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Updated OWI Penalties in Wisconsin

New drunk driving laws take effect on Jan. 1, 2017.
wi drunk driving penalties multiple offenders

New 2017 OWI Laws in Wisconsin


It’s well known that Wisconsin has a terrible problem with drunken driving. We have a rate of drunken driving arrests that is just about double the national average, and has been so for decades.   Year after year, tougher laws are passed, that have little effect.  I have written before that we should have a simple dram-shop law, making it  civil negligence (meaning they could be sued for damages that result) for a tavern to over-serve a  customer (something almost all other states have).  That would do more than all of the “get-tough” policies.  More money should be spent on alcohol treatment, rather than jails.

Drunken driving will decrease in the near future, and the politicians will take the credit; but the credit is not because of long jail sentences.  Drunken driving is decreasing quickly nationwide for one reason: ride-sharing apps like Uber.

Here is a summary of the new laws:

  • First, the definition of “injury” has been expanded, so that almost anyone in an accident with a drunken driver may claim an “injury,” even if they were not really hurt.
  • All fourth offense charges will be felonies with a maximum prison term of six years, with a maximum period of initial confinement of three years, and a minimum of sixty days. This previously only applied to fourth offenses within five years of the third offense.
  • All fifth and sixth offense charges will have an increased maximum prison term of ten years, with a maximum period of initial confinement of five years, with a minimum of six months.
  • All seventh, eighth, and nine offenses will have an increased maximum prison term of twelve and one-half years, with a maximum period of initial confinement of seven and one-half years, with a minimum of three years.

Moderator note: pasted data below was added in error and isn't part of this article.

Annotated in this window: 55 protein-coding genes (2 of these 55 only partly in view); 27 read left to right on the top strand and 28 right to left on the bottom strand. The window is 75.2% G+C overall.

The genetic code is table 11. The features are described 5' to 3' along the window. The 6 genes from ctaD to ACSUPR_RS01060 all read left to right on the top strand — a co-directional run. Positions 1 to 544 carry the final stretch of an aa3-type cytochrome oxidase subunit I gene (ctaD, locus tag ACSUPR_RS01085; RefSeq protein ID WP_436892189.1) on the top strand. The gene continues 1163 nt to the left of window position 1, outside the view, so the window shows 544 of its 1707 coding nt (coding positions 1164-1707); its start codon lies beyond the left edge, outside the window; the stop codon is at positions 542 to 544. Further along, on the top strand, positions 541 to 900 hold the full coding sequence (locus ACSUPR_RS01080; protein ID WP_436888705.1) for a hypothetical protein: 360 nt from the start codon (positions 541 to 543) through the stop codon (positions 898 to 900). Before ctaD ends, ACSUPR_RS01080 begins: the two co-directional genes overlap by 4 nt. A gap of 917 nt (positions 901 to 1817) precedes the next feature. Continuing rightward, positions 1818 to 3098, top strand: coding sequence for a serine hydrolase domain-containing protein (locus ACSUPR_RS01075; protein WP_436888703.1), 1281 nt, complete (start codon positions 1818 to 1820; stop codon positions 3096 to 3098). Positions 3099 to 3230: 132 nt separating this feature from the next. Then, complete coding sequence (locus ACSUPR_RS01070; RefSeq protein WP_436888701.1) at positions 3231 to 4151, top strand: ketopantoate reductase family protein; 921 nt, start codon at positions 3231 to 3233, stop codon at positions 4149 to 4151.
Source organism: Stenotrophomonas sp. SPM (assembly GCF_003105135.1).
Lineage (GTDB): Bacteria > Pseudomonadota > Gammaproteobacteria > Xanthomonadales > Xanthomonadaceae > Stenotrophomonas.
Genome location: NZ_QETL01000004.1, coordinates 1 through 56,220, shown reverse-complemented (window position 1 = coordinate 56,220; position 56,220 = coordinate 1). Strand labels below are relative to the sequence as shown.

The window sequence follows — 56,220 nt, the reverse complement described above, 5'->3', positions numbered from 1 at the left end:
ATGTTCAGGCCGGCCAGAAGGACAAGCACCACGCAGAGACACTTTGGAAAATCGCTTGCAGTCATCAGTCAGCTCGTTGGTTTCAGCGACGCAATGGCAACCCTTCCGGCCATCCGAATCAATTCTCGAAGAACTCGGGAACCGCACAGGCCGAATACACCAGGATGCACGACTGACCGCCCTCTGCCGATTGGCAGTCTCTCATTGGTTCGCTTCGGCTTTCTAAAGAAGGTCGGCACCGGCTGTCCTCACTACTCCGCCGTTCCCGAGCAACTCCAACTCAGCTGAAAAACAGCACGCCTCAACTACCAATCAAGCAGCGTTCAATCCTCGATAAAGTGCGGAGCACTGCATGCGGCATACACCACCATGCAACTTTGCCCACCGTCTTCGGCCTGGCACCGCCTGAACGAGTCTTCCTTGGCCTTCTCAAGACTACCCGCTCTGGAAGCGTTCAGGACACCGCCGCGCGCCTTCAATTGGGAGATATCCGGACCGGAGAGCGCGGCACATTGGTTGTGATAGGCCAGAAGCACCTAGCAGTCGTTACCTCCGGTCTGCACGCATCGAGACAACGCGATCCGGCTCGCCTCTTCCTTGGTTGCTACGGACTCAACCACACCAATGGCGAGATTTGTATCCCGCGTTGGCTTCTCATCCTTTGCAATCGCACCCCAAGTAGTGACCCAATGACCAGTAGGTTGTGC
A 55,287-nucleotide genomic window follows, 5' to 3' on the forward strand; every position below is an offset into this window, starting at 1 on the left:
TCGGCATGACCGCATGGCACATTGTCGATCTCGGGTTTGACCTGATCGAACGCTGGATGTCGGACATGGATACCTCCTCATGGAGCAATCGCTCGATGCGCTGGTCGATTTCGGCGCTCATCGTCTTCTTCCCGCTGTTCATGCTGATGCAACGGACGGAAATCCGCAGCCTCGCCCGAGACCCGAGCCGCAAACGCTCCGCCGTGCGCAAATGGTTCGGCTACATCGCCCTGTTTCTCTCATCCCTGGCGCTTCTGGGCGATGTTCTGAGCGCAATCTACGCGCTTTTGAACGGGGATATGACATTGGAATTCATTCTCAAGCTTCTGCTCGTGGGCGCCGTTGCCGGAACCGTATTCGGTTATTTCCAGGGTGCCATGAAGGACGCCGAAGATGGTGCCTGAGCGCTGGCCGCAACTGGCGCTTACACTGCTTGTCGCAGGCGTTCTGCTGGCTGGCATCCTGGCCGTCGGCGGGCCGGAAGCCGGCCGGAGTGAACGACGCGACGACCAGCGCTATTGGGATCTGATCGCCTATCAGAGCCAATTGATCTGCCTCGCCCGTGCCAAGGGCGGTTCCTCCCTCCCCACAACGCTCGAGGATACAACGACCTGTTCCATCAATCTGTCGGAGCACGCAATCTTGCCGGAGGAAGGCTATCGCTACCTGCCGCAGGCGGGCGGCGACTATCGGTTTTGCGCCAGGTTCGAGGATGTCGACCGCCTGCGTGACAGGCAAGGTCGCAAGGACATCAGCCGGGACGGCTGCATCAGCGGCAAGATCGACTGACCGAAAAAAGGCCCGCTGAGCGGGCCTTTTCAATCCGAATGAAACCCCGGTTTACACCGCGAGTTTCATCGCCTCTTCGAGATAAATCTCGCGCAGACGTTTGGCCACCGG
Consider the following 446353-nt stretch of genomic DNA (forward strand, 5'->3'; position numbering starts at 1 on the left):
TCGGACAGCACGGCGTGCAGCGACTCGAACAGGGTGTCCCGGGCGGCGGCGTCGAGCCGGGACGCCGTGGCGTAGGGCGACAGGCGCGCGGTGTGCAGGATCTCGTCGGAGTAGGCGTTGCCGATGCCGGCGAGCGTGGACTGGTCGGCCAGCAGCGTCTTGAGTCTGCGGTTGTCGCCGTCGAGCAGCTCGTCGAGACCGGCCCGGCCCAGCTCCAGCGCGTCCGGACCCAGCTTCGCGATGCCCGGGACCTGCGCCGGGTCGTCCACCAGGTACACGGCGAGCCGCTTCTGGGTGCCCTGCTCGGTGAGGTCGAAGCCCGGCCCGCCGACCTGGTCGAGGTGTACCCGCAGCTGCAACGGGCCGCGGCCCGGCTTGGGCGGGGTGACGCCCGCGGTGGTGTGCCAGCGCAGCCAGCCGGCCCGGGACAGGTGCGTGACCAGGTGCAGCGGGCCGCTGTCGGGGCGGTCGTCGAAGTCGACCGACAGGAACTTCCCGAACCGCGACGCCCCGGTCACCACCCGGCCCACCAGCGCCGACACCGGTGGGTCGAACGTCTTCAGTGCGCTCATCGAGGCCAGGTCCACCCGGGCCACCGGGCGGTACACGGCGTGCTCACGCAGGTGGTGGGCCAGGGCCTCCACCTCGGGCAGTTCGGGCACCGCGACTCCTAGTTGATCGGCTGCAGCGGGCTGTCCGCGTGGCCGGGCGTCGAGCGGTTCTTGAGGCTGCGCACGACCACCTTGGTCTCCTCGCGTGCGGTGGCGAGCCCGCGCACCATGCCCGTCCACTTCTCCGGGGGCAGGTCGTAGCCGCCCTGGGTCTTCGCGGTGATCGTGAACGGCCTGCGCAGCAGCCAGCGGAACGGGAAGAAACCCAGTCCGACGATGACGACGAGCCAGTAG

• All tenth and subsequent offenses will have an increased maximum prison term of fifteen years, with a maximum period of initial confinement of ten years, with a minimum of four years.
  • Finally, earlier in the year the legislature authorized judges to issue warrants for forced blood draws in first offense, civil traffic OWI cases.

As far as I know, this is the only traffic law in the United States that allows for a warrant for the seizure of a bodily substance. All other such laws are applicable only to criminal cases.  Of course, Wisconsin is the only state that has a non-criminal first offense OWI law.  So, while some may see it as a loophole being closed, I see it as the fourth amendment being eroded. In other words, criminal search and seizure powers being given to the place for non-criminal offenses.   If the Wisconsin legislature believes that drunken driving is that serious, they should make it a criminal offense and increase funding for the courts, prosecutors, public defenders, and especially for treatment programs. I have advocated that course of action for many years. It has not been done, I believe, for financial reasons.

Wisconsin OWI Lawyer Andrew Mishlove
Attorney Andrew Mishlove has over 30 years' experience defending clients accused of DUI. He is considered a leading authority on drunk driving defense, often teaching other attorneys the latest defense techniques.
To speak with Andrew, call 414-332-3499 or click here for a free consultation.